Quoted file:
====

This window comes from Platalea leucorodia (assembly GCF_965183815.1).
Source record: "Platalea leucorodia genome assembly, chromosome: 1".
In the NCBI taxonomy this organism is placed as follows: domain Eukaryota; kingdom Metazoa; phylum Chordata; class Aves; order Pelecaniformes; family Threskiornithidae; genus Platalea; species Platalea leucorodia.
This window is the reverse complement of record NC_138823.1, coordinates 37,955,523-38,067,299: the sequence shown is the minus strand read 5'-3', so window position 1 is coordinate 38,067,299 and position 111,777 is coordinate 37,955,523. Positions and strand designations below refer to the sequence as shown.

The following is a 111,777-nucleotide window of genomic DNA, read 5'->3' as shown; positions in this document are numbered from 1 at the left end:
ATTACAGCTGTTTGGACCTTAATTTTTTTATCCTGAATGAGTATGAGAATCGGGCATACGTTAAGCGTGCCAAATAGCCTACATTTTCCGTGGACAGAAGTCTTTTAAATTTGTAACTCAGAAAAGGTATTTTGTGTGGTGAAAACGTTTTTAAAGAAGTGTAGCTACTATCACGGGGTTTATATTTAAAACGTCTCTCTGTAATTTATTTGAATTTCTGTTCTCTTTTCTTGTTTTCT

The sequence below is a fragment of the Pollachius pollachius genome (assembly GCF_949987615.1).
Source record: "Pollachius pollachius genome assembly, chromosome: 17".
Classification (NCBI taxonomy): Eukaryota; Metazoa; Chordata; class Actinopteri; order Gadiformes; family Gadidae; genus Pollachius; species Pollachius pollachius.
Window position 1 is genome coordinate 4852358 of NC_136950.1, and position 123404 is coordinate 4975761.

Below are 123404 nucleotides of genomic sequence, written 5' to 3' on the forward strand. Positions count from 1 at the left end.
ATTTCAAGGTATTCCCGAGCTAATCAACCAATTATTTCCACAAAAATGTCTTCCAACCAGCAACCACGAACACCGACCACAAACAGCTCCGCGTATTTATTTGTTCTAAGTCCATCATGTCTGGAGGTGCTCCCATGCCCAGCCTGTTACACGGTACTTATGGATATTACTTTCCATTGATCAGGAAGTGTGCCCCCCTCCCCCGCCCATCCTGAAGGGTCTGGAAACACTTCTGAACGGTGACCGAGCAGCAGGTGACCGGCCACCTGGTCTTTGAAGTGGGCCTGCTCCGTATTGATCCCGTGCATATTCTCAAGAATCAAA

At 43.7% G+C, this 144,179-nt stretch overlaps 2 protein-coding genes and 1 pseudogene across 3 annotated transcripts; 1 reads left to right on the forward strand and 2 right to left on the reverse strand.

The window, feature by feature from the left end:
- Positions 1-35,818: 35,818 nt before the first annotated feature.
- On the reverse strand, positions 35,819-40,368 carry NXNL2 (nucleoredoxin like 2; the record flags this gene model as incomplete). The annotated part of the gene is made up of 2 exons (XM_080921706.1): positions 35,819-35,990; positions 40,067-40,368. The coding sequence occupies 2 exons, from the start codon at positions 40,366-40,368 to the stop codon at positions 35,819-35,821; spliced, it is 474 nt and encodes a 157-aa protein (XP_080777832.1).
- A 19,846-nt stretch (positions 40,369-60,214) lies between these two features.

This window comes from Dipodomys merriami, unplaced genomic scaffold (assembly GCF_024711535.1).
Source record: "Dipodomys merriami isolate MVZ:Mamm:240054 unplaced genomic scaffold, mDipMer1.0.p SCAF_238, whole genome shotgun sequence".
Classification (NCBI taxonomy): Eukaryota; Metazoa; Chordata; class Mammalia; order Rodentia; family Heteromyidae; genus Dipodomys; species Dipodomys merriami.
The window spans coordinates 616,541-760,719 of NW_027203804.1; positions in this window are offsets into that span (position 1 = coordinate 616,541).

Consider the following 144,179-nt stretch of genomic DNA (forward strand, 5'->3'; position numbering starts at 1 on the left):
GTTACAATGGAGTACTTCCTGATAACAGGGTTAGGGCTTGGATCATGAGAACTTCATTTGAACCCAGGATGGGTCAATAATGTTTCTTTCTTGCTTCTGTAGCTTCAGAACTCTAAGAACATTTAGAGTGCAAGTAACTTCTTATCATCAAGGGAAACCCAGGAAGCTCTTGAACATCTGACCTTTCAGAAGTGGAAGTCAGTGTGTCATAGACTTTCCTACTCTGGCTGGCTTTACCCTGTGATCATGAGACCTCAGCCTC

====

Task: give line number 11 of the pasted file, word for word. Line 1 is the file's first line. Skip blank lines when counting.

Below are 123404 nucleotides of genomic sequence, written 5' to 3' on the forward strand. Positions count from 1 at the left end.